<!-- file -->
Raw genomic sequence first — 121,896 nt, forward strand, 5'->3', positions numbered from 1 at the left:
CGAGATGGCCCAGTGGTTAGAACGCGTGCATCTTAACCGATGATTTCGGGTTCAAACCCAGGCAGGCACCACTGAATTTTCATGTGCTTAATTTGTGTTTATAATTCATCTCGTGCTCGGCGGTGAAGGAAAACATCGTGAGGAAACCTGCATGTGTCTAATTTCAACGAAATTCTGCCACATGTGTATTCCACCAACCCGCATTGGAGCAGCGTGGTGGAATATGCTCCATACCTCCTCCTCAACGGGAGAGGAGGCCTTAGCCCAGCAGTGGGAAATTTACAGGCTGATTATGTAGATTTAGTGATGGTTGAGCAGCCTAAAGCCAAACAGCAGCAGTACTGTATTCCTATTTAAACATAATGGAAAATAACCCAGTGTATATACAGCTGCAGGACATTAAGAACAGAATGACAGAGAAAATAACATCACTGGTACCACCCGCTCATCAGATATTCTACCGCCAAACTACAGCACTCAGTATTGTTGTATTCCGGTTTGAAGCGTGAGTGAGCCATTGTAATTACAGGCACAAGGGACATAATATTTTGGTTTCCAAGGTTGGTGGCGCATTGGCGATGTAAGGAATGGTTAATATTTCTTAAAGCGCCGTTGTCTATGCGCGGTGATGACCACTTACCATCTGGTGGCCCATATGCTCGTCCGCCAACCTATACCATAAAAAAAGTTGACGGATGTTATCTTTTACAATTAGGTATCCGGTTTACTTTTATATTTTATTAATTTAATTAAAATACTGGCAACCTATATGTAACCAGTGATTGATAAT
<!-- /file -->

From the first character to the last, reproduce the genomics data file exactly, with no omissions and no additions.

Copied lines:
Raw genomic sequence first — 121,896 nt, forward strand, 5'->3', positions numbered from 1 at the left:
CGAGATGGCCCAGTGGTTAGAACGCGTGCATCTTAACCGATGATTTCGGGTTCAAACCCAGGCAGGCACCACTGAATTTTCATGTGCTTAATTTGTGTTTATAATTCATCTCGTGCTCGGCGGTGAAGGAAAACATCGTGAGGAAACCTGCATGTGTCTAATTTCAACGAAATTCTGCCACATGTGTATTCCACCAACCCGCATTGGAGCAGCGTGGTGGAATATGCTCCATACCTCCTCCTCAACGGGAGAGGAGGCCTTAGCCCAGCAGTGGGAAATTTACAGGCTGATTATGTAGATTTAGTGATGGTTGAGCAGCCTAAAGCCAAACAGCAGCAGTACTGTATTCCTATTTAAACATAATGGAAAATAACCCAGTGTATATACAGCTGCAGGACATTAAGAACAGAATGACAGAGAAAATAACATCACTGGTACCACCCGCTCATCAGATATTCTACCGCCAAACTACAGCACTCAGTATTGTTGTATTCCGGTTTGAAGCGTGAGTGAGCCATTGTAATTACAGGCACAAGGGACATAATATTTTGGTTTCCAAGGTTGGTGGCGCATTGGCGATGTAAGGAATGGTTAATATTTCTTAAAGCGCCGTTGTCTATGCGCGGTGATGACCACTTACCATCTGGTGGCCCATATGCTCGTCCGCCAACCTATACCATAAAAAAAGTTGACGGATGTTATCTTTTACAATTAGGTATCCGGTTTACTTTTATATTTTATTAATTTAATTAAAATACTGGCAACCTATATGTAACCAGTGATTGATAAT